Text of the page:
Trypanosomiasis places a considerable burden on both human and animal health
across much of sub-Saharan Africa. Appreciation of the neglected burden of
trypanosomiasis led to a European Union funded programme called Farming in
Tsetse Controlled Areas (FITCA); within Uganda this programme put in place
measures to attempt the control of both animal and human trypanosomiasis.
This thesis begins by examining the history of trypanosomiasis control in Uganda
over the past century before exploring a contemporary control treatment programme
implemented in four districts of Uganda by FITCA in 2002. The impact of this
programme was monitored over the course of a year by the determination of
trypanosome prevalence in cattle using molecular diagnostic techniques (PCR) at a
number of sites in the treated districts of Uganda. In addition, incidence of sleeping
sickness in the human population before and after the intervention programme were
monitored by recording and analysing sleeping sickness cases reported to district
health centres. A spatial analytical framework was used to investigate disease
clustering on a year-by-year basis with reference to FITCA intervention sites.
Prior to the implementation of the control programme, the prevalence of
trypanosome infection in cattle across the study area was 16%; post-intervention,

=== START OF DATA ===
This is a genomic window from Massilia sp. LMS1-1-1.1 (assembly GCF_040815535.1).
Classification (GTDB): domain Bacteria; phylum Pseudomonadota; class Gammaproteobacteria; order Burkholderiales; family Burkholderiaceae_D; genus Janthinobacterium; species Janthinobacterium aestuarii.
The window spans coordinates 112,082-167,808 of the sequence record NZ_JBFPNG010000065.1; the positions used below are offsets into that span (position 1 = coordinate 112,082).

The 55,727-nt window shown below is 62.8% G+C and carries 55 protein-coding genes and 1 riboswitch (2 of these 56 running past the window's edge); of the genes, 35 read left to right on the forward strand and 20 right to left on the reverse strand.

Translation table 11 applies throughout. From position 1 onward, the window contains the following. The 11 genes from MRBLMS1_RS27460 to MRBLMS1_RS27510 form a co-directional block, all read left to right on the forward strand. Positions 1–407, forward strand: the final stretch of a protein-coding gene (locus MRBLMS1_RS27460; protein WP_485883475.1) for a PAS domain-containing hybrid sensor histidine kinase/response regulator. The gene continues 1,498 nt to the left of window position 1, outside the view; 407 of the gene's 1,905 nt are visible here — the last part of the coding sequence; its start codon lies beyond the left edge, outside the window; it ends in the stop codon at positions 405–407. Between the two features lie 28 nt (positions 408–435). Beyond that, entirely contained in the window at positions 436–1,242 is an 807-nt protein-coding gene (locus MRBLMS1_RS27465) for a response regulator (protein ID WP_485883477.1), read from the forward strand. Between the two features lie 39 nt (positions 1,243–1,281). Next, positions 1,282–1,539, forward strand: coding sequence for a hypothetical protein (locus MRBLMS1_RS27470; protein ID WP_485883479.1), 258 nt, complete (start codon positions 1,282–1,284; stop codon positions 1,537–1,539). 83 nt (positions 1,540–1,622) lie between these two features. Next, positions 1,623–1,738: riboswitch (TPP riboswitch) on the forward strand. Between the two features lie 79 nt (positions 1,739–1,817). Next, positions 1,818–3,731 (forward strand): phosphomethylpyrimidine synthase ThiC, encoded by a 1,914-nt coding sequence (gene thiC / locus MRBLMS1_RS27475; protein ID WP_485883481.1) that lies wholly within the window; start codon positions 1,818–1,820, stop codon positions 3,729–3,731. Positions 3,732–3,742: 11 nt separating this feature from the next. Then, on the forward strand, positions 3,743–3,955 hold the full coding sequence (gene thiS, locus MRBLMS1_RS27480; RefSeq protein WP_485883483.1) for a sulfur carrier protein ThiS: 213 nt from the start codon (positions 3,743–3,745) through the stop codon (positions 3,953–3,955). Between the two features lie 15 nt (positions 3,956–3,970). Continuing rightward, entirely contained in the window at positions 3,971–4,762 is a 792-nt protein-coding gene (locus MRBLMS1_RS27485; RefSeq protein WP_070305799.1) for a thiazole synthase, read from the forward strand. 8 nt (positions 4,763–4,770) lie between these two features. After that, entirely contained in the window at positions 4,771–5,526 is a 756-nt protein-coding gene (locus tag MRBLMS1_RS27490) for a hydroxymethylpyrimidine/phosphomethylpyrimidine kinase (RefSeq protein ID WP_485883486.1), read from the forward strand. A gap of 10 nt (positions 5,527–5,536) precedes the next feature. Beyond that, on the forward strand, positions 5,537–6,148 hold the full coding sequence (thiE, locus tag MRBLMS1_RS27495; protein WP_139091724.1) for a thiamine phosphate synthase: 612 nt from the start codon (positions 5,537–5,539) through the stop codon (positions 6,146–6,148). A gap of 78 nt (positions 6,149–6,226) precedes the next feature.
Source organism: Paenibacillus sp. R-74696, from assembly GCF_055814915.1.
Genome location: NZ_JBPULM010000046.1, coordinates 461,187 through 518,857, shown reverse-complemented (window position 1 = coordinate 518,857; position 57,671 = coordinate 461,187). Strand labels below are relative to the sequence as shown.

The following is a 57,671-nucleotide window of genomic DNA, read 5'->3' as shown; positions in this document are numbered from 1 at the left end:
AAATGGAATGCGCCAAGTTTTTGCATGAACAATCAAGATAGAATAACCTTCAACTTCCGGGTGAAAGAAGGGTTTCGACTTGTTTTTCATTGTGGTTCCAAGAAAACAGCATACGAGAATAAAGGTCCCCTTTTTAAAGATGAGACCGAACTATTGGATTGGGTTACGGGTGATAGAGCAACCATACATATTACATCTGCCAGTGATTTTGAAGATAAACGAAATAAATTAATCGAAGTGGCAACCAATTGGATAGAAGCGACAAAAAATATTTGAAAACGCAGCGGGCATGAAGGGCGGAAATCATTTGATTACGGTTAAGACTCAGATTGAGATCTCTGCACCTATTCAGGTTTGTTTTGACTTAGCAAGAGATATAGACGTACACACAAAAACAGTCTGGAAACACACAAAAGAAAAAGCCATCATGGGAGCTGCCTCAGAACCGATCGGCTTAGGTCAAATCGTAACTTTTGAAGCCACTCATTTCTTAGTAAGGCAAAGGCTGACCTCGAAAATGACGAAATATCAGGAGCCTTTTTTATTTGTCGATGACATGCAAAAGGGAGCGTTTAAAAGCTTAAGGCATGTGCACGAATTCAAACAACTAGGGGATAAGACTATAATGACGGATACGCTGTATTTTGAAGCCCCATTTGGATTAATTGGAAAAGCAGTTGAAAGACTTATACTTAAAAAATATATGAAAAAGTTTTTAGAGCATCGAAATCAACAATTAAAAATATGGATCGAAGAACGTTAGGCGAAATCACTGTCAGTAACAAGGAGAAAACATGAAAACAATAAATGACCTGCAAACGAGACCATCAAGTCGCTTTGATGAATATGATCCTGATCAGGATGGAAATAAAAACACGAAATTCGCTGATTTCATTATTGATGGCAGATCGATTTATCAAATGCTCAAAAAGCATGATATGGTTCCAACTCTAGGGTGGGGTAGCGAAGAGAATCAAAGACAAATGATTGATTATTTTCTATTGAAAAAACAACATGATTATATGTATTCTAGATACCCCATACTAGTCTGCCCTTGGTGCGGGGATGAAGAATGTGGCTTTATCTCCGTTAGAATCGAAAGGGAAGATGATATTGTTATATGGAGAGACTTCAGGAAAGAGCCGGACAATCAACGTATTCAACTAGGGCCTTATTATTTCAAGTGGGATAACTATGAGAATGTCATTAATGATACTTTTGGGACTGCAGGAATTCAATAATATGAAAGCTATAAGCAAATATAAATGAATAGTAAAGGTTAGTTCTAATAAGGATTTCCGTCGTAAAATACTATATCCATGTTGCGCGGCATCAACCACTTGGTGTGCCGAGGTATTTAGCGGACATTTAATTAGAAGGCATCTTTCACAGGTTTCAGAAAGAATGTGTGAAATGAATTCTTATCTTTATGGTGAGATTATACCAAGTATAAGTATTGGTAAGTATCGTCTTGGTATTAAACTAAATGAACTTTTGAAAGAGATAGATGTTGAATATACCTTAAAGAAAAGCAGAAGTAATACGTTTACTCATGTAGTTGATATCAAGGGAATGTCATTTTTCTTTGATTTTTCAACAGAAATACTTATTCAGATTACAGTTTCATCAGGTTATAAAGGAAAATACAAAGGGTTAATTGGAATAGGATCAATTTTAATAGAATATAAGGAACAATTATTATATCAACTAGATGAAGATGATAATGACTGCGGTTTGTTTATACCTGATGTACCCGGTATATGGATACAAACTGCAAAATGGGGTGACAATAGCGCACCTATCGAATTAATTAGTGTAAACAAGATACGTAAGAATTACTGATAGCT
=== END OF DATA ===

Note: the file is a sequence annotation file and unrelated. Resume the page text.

trypanosome infection levels had fallen to 9%. In particular, post-intervention levels
of T. brucei s.l. dropped in all districts and overall the proportion of these infections
that were attributed to human infective T. b. rhodesiense reduced from 33% to less
than 10%. Analysis indicates that the cost per percentage decrease in the prevalence
of cattle trypanosomiasis achieved by the programme was US$2,193. Statistical and
spatial analysis observed no impact of the FITCA intervention on either the
incidence or distribution of reported sleeping sickness cases, although different
patterns were observed in epidemic and endemic areas.
Trypanosomiasis remains a neglected disease making it imperative that any resources
donated for its control are used wisely by employing optimal control strategies to
obtain maximum results at minimal cost. The efficacy of the FITCA Uganda
programme is discussed with reference to how the programme may be improved, and
whether cattle treatment represents the best long-term strategy for trypanosomiasis
control in Uganda.